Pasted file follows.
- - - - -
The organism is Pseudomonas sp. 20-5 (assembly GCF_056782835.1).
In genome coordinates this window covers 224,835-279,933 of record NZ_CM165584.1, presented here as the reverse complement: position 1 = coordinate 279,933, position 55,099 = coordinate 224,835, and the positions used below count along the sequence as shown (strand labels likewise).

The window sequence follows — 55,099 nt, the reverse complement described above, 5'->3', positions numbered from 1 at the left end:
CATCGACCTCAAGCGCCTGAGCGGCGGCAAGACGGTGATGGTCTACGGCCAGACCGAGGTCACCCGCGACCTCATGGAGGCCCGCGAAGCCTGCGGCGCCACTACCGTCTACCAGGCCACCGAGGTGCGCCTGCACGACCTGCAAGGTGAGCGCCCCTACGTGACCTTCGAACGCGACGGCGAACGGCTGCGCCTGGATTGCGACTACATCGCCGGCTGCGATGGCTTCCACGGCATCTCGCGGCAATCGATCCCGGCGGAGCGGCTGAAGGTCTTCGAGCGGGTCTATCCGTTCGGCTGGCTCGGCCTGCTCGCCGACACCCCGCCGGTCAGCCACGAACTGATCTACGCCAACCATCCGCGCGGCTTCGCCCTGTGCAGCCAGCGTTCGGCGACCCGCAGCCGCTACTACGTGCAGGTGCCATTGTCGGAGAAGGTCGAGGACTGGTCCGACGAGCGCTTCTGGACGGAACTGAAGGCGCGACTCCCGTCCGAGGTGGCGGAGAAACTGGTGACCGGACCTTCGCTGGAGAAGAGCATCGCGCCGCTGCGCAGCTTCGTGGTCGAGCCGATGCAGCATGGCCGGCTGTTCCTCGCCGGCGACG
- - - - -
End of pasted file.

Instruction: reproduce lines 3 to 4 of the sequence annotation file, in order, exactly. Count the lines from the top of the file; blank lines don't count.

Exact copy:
The window sequence follows — 55,099 nt, the reverse complement described above, 5'->3', positions numbered from 1 at the left end:
CATCGACCTCAAGCGCCTGAGCGGCGGCAAGACGGTGATGGTCTACGGCCAGACCGAGGTCACCCGCGACCTCATGGAGGCCCGCGAAGCCTGCGGCGCCACTACCGTCTACCAGGCCACCGAGGTGCGCCTGCACGACCTGCAAGGTGAGCGCCCCTACGTGACCTTCGAACGCGACGGCGAACGGCTGCGCCTGGATTGCGACTACATCGCCGGCTGCGATGGCTTCCACGGCATCTCGCGGCAATCGATCCCGGCGGAGCGGCTGAAGGTCTTCGAGCGGGTCTATCCGTTCGGCTGGCTCGGCCTGCTCGCCGACACCCCGCCGGTCAGCCACGAACTGATCTACGCCAACCATCCGCGCGGCTTCGCCCTGTGCAGCCAGCGTTCGGCGACCCGCAGCCGCTACTACGTGCAGGTGCCATTGTCGGAGAAGGTCGAGGACTGGTCCGACGAGCGCTTCTGGACGGAACTGAAGGCGCGACTCCCGTCCGAGGTGGCGGAGAAACTGGTGACCGGACCTTCGCTGGAGAAGAGCATCGCGCCGCTGCGCAGCTTCGTGGTCGAGCCGATGCAGCATGGCCGGCTGTTCCTCGCCGGCGACG